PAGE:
This occupied a large share of her thoughts, but a still greater one was filled with the yearning for her John, of whom, in spite of many inquiries, she could hear nothing.
When, in her quiet home life, the monotony of her days oppressed her more heavily, she often remembered Ems, and the pleasures and attention which the next summer there would bring tier. Now that the great, passionate emotions which had been devoted to others were at rest, she began to think more of her own person. It seemed desirable to show herself to advantage, and though she longed for her recovery above all for the sake of her art and the pleasure which its exercise afforded her, she was already secretly thinking how she could use it to restore and obtain satisfaction for her paralyzed self-esteem.
In consequence of the victory of St. Quentin, Brussels was filled with festal joy; but Barbara took very little part in the numerous festivities which followed one another, and again went to Ems.
When she returned, much benefited, her first visit was to the Dubois house in the park. Unfortunately, it was futile; but when, a few weeks before the battle of Gravelines, she repeated it for the second time, she met the couple, now advancing in years, out of doors, and saw that some good fortune had come to them.
Usually she had always been received here with a certain shade of embarrassment, but to-day her coming seemed to please Herr Adrian. From the great arm-chair, which he now never left, he held out his hand to her, and Frau Traut's merry eyes looked a glad welcome.
After the first greetings, they eagerly expressed their joyful amazement at the clear tones of her voice. Then Frau Dubois exchanged a significant glance with her husband, and now Barbara learned that a letter had arrived from San Yuste that very morning, which contained little except pleasant news of his Majesty and John.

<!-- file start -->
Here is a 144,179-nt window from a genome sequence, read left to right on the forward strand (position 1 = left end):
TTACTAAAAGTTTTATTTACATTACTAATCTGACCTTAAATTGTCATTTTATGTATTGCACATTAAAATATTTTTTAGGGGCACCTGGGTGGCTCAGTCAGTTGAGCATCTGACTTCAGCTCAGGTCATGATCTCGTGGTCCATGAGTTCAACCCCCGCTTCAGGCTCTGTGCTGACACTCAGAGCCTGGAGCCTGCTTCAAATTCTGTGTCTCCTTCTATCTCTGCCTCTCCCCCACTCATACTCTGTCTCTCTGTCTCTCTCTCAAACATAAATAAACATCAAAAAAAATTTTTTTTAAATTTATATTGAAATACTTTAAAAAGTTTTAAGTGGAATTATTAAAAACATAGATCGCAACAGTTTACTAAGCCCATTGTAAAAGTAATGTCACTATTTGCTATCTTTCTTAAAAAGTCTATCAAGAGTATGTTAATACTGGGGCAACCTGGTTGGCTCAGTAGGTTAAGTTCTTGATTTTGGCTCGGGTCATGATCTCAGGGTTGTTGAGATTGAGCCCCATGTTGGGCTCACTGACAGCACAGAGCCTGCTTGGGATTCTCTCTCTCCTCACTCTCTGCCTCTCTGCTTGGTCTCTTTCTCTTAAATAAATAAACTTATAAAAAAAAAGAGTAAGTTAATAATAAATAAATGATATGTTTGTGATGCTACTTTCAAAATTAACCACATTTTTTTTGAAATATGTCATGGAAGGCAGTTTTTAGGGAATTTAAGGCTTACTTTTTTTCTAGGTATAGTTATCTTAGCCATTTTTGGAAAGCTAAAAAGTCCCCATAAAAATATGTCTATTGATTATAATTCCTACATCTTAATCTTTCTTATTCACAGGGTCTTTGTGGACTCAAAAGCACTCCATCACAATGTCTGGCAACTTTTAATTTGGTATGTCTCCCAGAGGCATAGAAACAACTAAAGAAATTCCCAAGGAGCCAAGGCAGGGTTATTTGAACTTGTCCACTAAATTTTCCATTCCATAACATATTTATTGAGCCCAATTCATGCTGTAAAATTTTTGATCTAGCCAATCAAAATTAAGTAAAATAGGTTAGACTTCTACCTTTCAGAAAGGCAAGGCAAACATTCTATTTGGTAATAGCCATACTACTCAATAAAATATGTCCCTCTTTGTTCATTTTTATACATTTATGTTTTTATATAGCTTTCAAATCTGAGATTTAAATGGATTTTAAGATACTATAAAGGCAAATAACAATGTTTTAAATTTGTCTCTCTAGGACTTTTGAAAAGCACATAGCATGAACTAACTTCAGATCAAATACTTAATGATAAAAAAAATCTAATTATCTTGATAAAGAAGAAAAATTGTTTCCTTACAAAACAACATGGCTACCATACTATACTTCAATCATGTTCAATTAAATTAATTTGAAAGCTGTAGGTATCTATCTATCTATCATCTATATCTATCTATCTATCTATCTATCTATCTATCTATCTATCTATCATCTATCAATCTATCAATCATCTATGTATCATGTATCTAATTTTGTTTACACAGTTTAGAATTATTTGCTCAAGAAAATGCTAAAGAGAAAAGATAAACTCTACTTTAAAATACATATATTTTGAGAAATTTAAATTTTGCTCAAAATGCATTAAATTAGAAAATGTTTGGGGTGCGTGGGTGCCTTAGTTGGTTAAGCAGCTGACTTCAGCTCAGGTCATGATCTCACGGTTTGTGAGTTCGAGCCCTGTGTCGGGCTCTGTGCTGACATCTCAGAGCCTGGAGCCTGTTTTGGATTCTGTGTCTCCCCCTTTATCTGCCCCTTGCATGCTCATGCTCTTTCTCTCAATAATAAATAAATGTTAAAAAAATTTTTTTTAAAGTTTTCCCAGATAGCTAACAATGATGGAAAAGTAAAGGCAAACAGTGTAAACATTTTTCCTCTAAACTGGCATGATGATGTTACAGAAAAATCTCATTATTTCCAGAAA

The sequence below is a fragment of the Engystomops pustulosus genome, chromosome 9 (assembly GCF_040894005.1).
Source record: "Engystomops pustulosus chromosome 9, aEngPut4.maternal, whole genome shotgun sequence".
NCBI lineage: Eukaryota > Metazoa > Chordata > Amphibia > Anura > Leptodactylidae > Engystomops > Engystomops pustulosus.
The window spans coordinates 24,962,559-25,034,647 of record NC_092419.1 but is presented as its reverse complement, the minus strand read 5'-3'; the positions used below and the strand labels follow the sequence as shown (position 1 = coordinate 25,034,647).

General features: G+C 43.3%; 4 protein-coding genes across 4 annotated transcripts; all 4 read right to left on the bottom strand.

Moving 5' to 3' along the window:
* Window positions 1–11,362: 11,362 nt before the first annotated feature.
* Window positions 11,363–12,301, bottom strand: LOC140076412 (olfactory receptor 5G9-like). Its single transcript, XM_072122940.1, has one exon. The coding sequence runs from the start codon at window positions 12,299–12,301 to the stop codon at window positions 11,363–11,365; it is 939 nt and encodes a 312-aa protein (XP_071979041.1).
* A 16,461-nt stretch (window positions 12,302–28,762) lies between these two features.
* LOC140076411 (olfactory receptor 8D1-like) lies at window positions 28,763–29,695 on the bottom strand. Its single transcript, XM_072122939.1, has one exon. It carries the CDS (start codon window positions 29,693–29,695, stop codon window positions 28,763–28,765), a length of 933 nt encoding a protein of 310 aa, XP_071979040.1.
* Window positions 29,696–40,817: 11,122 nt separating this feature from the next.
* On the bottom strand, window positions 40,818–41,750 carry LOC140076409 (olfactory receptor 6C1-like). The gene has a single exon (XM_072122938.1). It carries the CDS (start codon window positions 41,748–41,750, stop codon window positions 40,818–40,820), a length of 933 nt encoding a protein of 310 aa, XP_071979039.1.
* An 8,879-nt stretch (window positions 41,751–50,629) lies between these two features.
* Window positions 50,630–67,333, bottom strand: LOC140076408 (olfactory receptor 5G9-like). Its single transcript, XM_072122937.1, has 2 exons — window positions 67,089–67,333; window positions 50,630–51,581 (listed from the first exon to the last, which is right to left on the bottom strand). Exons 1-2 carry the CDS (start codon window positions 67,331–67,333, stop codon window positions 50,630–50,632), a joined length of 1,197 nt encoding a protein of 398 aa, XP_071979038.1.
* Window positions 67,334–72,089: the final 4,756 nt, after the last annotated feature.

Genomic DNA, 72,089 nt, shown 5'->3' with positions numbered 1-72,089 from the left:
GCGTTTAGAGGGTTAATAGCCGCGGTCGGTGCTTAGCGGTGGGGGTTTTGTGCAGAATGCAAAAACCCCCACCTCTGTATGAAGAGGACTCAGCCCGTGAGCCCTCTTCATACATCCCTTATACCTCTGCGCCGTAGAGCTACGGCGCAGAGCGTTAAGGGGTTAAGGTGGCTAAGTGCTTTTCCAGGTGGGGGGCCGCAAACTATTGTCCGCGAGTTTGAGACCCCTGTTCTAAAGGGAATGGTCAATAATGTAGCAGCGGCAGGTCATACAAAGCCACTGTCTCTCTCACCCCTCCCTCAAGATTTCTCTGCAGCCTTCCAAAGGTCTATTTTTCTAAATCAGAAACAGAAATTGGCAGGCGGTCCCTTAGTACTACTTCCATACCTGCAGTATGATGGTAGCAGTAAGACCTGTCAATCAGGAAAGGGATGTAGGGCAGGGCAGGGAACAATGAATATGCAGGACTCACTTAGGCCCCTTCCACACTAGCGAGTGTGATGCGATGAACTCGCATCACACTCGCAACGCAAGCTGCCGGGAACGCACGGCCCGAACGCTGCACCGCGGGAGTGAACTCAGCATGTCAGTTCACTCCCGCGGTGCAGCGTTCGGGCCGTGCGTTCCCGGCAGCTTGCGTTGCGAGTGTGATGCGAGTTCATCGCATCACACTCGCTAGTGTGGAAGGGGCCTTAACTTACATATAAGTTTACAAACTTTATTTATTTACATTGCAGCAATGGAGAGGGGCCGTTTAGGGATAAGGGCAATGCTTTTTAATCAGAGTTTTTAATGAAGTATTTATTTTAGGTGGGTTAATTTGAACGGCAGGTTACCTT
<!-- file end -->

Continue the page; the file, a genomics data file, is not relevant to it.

While speaking, Adrian drew from his doublet the precious missive, showed it to the young wife as cautiously as a fragile ornament which we are reluctant to let pass out of our hands, and said in an agitated voice:
"The writer is no less a personage than Dona Magdalena de Ulloa. May Heaven reward her for it!"
Barbara gazed beseechingly into his wrinkled face, and from the inmost depths of her heart rose the cry: "Oh, let me see it, for I--you know it--I am his mother!"
"So she is," said the old man in a tone of assent, nodded his long head, whose hair was now snow-white, and glanced questioningly at his wife. The answer was an assent.
Adrian clasped his chin--during the period of his service he had always worn it smooth-shaven, but the white stubble of a full beard was now growing on it--in his emaciated hand, and asked Barbara if she understood Spanish.
Her knowledge of it was very slight; but Frau Traut, who, like her husband, had mastered it during the long years of intercourse with the Castilian court, now undertook to put the contents of the letter into German.
This was not difficult, for she had already been obliged to read it aloud three times to Adrian, who could no longer decipher written characters.
The address was not omitted; it had pleased them both. It ran as follows:
"To his Majesty's good and faithful servant, Adrian Dubois, from his affectionate friend of former days, Dona Magdalena de Ulloa, wife of Don Luis Mendez Quijada, Lady of Villagarcia."
Frau Trout read these noble names aloud to Barbara proudly, as if they were her own; but before she went on Adrian interrupted--
"As to friendship, you may think, Frau Barbara, that Dona Magdalena is showing me far too much honour in using those words; but I would still give my right hand for that lovely creature with her kindly soul. When, just after Don Luis married her, his Majesty took her young husband away, she entreated me most earnestly to look after him, and I could sometimes be of assistance. To be sure, we broke many a piece of bread together in war and peace in the same service. Ah, Frau Barbara! I am far better off here than I deserve to be; but sometimes my heart is ready to break when I think of my Emperor, and that I must leave the care of him to others."